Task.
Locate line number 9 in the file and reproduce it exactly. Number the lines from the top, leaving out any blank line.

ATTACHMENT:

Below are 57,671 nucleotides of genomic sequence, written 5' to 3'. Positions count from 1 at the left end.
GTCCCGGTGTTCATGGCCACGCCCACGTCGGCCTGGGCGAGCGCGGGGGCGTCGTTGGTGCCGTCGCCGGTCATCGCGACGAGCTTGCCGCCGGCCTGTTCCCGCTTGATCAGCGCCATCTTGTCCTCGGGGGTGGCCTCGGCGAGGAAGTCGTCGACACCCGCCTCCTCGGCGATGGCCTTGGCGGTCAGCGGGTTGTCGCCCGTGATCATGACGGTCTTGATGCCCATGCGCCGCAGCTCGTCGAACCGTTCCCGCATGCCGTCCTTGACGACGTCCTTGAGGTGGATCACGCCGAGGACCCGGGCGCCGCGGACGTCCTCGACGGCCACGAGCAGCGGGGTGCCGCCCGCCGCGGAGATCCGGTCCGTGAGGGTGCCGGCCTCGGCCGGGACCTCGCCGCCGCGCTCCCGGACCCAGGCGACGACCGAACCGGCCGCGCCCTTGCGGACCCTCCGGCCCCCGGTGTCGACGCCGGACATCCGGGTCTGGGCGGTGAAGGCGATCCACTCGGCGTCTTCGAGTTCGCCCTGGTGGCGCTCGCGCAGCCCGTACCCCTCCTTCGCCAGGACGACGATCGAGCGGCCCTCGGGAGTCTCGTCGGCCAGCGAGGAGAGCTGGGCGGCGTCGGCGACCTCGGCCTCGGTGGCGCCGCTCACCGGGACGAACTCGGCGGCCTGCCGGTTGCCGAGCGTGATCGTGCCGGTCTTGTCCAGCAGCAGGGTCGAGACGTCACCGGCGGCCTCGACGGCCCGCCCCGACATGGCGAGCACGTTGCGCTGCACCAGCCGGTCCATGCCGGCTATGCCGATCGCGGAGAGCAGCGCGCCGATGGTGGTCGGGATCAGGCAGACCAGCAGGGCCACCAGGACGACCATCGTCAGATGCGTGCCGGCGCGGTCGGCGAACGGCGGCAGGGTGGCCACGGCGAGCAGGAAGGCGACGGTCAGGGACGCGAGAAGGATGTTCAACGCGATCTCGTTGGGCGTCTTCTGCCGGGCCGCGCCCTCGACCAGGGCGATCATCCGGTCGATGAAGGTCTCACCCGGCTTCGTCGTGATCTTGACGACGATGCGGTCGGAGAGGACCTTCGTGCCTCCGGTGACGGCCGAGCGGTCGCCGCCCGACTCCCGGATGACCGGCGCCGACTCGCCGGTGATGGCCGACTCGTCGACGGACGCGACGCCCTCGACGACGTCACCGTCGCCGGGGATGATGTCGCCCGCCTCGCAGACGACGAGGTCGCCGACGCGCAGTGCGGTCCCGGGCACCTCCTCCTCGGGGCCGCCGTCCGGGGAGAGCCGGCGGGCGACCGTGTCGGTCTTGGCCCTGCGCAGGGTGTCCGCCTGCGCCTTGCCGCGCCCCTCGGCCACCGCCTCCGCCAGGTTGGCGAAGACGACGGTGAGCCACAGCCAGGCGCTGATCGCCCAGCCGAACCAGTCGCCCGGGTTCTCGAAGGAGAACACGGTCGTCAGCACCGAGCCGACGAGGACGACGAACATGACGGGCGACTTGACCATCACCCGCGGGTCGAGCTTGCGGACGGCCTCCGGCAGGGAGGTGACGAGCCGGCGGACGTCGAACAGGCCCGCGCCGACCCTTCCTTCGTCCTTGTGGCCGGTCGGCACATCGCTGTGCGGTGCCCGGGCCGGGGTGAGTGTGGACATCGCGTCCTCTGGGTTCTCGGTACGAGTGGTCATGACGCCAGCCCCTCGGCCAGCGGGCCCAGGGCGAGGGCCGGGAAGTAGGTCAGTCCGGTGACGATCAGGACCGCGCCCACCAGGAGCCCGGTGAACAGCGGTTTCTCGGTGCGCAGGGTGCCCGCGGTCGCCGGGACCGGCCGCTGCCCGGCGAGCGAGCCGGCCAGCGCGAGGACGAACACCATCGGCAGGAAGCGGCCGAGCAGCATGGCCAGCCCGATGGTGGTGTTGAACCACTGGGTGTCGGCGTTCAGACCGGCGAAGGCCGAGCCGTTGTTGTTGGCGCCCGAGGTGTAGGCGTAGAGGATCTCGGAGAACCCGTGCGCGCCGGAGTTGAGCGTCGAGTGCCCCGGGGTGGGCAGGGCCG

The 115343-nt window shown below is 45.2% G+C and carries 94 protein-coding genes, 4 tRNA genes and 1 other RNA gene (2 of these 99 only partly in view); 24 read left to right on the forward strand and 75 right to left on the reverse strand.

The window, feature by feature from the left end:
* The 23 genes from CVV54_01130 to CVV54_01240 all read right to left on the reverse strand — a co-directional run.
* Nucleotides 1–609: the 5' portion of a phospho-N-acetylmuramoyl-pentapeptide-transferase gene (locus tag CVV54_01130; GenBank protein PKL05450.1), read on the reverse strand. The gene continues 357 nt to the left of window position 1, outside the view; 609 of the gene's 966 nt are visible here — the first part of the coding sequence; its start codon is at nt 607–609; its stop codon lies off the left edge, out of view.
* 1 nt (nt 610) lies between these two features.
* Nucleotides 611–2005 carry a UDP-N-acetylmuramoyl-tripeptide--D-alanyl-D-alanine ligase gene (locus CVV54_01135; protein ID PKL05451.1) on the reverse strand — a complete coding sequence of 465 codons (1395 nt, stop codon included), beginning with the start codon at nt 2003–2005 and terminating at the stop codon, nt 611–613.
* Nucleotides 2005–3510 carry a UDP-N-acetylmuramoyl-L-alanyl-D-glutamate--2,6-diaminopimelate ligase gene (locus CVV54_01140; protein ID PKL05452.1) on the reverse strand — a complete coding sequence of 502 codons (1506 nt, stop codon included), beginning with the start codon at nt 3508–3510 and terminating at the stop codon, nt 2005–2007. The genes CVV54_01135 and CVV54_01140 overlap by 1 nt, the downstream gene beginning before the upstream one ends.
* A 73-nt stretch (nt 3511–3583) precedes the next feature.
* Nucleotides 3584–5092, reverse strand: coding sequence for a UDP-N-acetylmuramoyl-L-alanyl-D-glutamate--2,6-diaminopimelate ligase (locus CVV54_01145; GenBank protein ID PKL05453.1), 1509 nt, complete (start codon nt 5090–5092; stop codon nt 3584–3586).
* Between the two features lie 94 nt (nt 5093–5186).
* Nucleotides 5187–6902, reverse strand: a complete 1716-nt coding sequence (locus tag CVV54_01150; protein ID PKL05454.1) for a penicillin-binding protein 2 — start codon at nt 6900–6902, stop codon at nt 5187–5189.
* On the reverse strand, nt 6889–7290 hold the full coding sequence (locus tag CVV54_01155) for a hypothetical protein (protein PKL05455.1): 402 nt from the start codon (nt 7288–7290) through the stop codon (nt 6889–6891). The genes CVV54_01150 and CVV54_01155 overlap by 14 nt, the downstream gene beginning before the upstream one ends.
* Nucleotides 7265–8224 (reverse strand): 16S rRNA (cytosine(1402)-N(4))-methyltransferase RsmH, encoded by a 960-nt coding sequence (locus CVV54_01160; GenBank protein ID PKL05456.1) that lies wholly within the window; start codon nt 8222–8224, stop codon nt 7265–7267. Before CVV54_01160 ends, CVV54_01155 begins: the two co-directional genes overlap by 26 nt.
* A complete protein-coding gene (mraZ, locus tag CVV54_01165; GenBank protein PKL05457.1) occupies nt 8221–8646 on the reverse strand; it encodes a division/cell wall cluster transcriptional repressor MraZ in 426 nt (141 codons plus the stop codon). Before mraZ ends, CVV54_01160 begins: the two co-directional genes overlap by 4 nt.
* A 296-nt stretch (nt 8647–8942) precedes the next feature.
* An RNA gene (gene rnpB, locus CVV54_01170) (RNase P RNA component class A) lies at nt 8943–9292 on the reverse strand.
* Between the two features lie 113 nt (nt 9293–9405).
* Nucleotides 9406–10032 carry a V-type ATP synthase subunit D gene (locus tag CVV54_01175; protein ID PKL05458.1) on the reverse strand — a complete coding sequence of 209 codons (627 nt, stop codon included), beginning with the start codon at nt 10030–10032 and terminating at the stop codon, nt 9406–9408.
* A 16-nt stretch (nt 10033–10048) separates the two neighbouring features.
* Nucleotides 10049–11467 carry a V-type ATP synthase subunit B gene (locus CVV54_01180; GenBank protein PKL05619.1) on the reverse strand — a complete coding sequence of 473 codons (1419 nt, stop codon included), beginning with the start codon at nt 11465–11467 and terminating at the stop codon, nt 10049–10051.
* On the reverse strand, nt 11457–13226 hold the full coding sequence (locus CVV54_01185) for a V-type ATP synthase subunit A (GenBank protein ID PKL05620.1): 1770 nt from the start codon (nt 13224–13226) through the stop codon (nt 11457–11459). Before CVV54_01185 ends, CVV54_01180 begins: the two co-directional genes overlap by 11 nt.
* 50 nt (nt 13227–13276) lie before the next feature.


* Nucleotides 2005–3510 carry a UDP-N-acetylmuramoyl-L-alanyl-D-glutamate--2,6-diaminopimelate ligase gene (locus CVV54_01140; protein ID PKL05452.1) on the reverse strand — a complete coding sequence of 502 codons (1506 nt, stop codon included), beginning with the start codon at nt 3508–3510 and terminating at the stop codon, nt 2005–2007. The genes CVV54_01135 and CVV54_01140 overlap by 1 nt, the downstream gene beginning before the upstream one ends.